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Sanitation Tips in Senior and Long-term Care Communities

COVID-19 has taken a toll across cities, states, and nations. As it continues to spread and change the way we view day to day life, understanding the best ways to sanitize equipment, ourselves, and the places we spend our time at is critical. 

While many cities are on lockdown to try to prevent the rapid spread, we must do our part, too. That means protecting our well-being, as well as those around us, by following sanitization tips. The elderly seem to be at the greatest risk when it comes to COVID-19, so how can senior care communities help protect their guests?


The CDC offers a dedicated section for preventative measures you can take when it comes to working in nursing homes or helping out. With PDFs on risk management and proper handwashing techniques, you'll find a surplus of help. Suggestions include using an alcohol-based hand sanitizer right before touching a resident or medical device and washing with soap and water after caring for a person with known or suspected infections. This can help reduce the spread of illnesses like COVID-19, as well as others.  

Outside of face-to-face contact, there are other times when you need to take cautionary measures to prevent the spread of germs. Say you work in the kitchen preparing meals for those elderly guests, if you're not washing your hands routinely you can cause them to get sick. Your hands need to be washed after touching the garbage, after coughing or sneezing, after wiping counters with chemicals and throughout the entirety of preparing food. 

Additionally, cleaning more than your hands is a must! If you're in the kitchen, consistently clean the countertops and equipment. Using warm soapy water to clean your utensils and water with bleach to clean appliances can help prevent the spread of foodborne illnesses along with COVID-19. A clean space is a safe space to provide for the seniors in long term care, the faculty working, and visitors (if allowed during the spread of the virus). Always remember, after using liquid and chemical cleaners, use a clean towel to dry with and wash your hands.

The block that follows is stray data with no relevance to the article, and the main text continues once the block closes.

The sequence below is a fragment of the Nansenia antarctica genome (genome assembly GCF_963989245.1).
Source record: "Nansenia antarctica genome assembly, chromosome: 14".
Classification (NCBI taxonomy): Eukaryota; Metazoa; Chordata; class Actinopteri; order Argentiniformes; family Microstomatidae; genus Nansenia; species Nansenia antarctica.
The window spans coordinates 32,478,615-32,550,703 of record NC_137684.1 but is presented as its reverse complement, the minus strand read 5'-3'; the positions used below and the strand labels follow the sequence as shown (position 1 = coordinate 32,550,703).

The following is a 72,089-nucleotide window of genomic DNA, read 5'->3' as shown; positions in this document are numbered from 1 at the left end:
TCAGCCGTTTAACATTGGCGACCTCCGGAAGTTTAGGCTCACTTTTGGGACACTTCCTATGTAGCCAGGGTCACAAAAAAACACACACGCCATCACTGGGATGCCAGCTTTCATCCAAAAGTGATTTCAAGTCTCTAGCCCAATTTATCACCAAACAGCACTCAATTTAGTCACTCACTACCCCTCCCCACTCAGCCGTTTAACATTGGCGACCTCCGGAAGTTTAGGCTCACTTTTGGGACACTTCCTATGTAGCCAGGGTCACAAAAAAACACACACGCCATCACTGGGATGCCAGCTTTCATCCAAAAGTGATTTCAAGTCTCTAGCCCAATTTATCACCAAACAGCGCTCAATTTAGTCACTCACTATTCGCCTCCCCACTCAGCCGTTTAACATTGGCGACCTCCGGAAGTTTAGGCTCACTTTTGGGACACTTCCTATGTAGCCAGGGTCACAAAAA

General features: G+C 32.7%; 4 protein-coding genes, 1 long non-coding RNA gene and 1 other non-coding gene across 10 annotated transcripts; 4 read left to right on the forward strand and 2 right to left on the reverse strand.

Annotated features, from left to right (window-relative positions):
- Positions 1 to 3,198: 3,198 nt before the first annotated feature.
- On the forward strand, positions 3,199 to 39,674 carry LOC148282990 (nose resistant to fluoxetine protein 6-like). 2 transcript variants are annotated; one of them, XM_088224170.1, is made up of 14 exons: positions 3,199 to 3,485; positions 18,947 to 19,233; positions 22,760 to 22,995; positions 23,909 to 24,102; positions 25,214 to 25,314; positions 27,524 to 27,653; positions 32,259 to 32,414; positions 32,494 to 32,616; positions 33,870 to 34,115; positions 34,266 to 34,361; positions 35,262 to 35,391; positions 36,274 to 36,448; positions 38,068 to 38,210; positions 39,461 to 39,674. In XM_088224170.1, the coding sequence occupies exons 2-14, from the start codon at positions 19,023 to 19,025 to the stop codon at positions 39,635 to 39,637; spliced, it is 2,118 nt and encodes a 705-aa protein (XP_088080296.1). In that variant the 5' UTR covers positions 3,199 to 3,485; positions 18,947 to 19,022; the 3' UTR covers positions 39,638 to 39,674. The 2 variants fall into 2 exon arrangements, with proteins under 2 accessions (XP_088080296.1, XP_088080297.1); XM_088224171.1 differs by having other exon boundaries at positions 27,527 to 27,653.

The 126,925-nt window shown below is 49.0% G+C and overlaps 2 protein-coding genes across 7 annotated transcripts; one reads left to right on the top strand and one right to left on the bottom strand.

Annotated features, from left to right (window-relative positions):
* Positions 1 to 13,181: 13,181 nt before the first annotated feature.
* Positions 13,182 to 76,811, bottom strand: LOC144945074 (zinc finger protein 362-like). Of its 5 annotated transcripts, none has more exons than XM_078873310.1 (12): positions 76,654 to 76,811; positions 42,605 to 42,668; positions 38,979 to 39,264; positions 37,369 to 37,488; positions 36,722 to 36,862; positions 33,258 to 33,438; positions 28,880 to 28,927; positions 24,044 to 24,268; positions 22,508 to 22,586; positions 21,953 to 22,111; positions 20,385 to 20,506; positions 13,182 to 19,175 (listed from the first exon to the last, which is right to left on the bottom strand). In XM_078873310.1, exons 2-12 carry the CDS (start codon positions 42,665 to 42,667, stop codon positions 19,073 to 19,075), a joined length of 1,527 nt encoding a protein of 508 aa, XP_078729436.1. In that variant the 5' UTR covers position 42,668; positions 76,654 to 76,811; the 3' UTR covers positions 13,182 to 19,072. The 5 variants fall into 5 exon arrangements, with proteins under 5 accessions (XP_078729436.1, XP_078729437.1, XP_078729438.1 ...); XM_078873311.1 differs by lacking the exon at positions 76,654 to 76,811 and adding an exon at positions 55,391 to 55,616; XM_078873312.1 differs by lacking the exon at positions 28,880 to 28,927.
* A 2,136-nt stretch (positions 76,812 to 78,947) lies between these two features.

With 15% of senior care residents having infections, germs are frequently spread from skin to skin contact. When you're not washing your hands after each interaction, this can spread to things like computer keyboards and sinks, countertops, and anything or anyone else you come into contact with. It's recommended that disposable gloves and gowns should be worn during the cleaning process as part of proper PPE. In addition to countertops, the CDC advises cleaning and disinfecting commonly touched areas such as tables, hard-backed chairs, doorknobs, light switches, phones, tablets, touch screens, remote controls, keyboards, handles, desks, and toilets, sinks. This will ensure you don't take these bacteria with you or leave it for somebody else to pick up when touching an unclean surface.

The EPA has provided a suggested list of disinfectants to use against COVID-19. It is mentioned that when using these products the surface of the area you're cleaning must remain wet to be effective. 

For more information on CDC recommendations and how to continue practicing proper sanitization methods, please check the CDC website

At Lakeside, we pride ourselves on providing support and suggestions for the services impacted during this pandemic. We will continue to update methods for cleaning and disinfecting areas that you can utilize in your foodservice operation, as well as encouraging ways to help slow down the spread of COVID-19. Please contact us today if you have any concerns about how to properly sanitize your equipment.

Lakeside Has You Covered

We have compiled a list of product solutions to consider for healthcare foodservice in the age of COVID-19.  With industry leading lead times and the ability to modify anything to fit your specific needs, Lakeside is your partner in healthcare foodservice solutions.